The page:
Urban Tides Give Rise to Community Resilience
U. Southern California Sea Grant
By University of Southern California Sea Grant
At its peak, the king tide swallowed the entire beach, pushed past a low seawall, spilled across the bike path, and flooded the parking lot. Just past sunrise, heavy mist still lingers in the air as a group of volunteers walk along this stretch of beach in San Diego, CA. About 20 people – mostly coastal residents along with a handful of scientists and graduate students - have gathered to photograph evidence of flooding and erosion due to the extreme high tide. Bulldozers are already in motion removing sand.
Evidence of flooding due to extreme high tide at La Jolla Shores beach in San Diego. Credit: Linda Chilton
This is a scene that will become more familiar with sea level rise. Sea level rise in Southern California is expected to match global projections with an increase of 5-24 inches by 2050 and 17-66 inches by 2100. The combination of high tides, winter storms, and El Niño conditions that bring warmer ocean water and therefore higher water levels, give us a glimpse of what future sea level rise will look like in our beach communities. Impacts include coastal flooding, damage to infrastructure such as roads and sewage treatment plants, erosion of beaches and cliffs, and loss of habitat for wildlife.
USC Sea Grant is building resilience in coastal communities with a new citizen science program called the Urban Tides Community Science Initiative. Launched in 2015, Urban Tides links the observations of community members across Southern California with scientists and city leaders working on climate change.
Visualizing risks through images of current flooding and erosion enables community members and local governments to set priorities as they plan strategies that will help the region adapt to the future impacts of sea level rise.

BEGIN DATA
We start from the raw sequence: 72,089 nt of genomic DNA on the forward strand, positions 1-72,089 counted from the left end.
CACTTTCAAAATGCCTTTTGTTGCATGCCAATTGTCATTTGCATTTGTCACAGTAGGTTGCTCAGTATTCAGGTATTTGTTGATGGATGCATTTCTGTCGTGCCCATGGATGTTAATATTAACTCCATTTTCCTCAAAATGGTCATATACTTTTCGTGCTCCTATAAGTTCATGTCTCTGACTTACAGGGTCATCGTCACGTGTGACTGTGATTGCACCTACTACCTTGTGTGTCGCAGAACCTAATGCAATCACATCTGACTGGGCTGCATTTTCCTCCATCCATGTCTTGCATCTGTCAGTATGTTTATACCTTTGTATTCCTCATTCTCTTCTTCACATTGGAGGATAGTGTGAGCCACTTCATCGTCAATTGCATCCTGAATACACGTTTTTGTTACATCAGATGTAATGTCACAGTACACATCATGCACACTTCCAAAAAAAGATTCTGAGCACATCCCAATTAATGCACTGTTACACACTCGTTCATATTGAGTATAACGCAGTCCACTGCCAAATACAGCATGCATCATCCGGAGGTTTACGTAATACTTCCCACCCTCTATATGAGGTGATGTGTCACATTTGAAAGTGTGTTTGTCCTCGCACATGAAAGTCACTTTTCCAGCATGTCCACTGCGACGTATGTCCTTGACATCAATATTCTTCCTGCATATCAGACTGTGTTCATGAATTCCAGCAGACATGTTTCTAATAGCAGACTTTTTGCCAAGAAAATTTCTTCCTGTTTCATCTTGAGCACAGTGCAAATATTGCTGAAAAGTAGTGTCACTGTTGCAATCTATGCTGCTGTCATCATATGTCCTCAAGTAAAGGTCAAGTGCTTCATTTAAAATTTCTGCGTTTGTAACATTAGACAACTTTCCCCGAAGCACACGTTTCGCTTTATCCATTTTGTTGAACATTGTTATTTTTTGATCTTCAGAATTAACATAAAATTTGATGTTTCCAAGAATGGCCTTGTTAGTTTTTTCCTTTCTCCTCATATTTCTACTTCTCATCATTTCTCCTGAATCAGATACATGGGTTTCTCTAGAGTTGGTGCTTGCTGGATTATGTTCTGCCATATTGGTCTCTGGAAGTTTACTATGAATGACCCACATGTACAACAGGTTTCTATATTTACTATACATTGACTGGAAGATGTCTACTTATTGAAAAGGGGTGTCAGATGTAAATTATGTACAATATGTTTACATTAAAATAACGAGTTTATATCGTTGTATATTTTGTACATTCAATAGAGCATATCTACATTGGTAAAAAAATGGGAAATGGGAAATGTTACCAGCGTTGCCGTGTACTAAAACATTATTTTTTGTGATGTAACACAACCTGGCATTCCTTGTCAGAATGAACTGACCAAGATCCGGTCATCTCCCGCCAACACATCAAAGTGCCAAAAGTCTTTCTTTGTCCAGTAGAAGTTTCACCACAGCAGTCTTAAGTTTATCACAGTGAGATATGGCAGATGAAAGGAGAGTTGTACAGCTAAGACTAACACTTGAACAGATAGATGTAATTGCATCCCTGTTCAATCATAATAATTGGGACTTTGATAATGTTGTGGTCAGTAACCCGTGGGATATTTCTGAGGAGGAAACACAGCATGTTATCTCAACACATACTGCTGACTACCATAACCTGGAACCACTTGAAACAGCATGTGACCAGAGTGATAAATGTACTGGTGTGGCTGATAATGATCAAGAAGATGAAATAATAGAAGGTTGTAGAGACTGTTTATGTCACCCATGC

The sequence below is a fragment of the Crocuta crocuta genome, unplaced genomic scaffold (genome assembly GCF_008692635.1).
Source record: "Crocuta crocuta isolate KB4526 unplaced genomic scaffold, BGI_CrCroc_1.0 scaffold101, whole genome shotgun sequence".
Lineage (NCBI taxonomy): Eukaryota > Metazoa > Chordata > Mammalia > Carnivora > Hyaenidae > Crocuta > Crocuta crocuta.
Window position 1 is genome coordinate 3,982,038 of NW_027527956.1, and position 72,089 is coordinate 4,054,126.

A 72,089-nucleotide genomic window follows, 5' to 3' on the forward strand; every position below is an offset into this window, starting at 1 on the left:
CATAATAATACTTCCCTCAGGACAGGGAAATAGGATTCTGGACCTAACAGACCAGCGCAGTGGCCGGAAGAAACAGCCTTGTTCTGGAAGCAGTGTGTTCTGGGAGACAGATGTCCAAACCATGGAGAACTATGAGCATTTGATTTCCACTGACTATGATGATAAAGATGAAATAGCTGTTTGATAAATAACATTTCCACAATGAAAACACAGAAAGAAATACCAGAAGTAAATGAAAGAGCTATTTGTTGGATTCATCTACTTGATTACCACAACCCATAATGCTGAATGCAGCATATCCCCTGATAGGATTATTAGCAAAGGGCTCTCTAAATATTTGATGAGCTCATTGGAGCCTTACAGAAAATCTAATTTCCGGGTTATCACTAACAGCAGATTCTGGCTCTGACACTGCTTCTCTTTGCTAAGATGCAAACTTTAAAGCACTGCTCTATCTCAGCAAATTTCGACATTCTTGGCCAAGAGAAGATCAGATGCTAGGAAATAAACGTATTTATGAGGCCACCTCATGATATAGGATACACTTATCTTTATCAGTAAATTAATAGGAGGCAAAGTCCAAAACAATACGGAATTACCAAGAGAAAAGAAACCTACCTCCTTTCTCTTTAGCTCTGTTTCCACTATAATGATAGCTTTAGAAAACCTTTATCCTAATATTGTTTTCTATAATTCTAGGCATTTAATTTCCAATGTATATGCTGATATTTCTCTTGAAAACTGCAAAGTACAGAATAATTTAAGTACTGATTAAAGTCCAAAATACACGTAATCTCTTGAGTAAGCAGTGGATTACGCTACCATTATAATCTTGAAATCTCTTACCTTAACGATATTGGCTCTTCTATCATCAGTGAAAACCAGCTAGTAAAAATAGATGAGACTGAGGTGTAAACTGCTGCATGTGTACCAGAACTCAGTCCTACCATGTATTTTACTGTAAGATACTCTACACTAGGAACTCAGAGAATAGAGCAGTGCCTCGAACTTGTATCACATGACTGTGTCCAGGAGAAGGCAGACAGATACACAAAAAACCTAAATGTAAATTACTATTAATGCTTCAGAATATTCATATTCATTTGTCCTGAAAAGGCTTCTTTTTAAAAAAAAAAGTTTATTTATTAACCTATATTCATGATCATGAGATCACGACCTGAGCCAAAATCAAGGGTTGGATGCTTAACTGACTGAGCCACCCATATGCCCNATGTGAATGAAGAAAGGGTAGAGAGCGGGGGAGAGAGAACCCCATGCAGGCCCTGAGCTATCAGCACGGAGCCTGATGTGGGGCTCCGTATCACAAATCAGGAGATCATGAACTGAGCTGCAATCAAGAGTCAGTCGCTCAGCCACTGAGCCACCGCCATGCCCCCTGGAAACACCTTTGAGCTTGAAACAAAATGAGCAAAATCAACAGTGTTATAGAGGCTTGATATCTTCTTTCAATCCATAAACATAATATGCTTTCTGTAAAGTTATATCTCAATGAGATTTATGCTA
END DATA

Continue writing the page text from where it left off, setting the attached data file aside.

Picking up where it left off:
“Urban Tides increases ocean and climate literacy, and effectively invites more voices into the discussion of how we can adapt to rising seas,” says Linda Chilton, education programs manager at USC Sea Grant.
Flooding of parking lot behind lifeguard tower at La Jolla Shores due to extreme high tide. Credit: Dr. Sarah Giddings
Urban Tides is as simple as walking along the beach and snapping a photo. The goal is for community members to photo-document tidal lines, coastal flooding, and erosion, and upload images into the Urban Tides database. Researchers then determine the water level from each photo and use it to help ground truth and calibrate scientific models that project the locations and severity of flooding and erosion due to future sea level rise and coastal storms. These models are output as maps and become critical tools to help communities adapt to rising seas and protect vulnerable infrastructure and people along the coast.
USC Sea Grant and scientists at U.S. Geological Survey developed photo-taking protocols to ensure quality, usable data is collected. Additionally, USC Sea Grant led the development of a unique database and mobile app that uploads images, GPS location, and other critical observations with just a few clicks. The app is linked to an interactive data portal that shares images and results with all participants.
USC Sea Grant has built partnerships with more than 25 non-formal education centers, scientists, schools, nonprofit organizations, and local municipalities in Southern California to engage communities in this effort.
Back on the misty beach in San Diego, Linda Chilton and Dr. Sarah Giddings with Scripps Institution of Oceanography, continue to lead the beach walk and discuss observations. The dialog that opens up within the group touches on the causes of El Niño, natural shorelines as buffers to sea level rise, and California’s ongoing drought, among other topics. Leading beach walks has become a core element of Urban Tides, bringing together scientists, residents, students, and managers to spark conversation about our changing coastline.
“I think it is great when scientists are willing to collaborate with the public and invite them into their ‘labs’,” says Brie Iatarola, a graduate student at UC San Diego.
“This is a great way to keep a conversation going about the short- and long-term impacts of beach erosion, extreme tides and El Niño.”
More than just a data collection platform, Urban Tides is a way for individuals to engage in meaningful science. It’s a way to raise public awareness and create a discussion - at the community level - about sea level rise impacts and adaptation.
View a video slideshow of images from winter 2016 and find out more about Urban Tides on our website.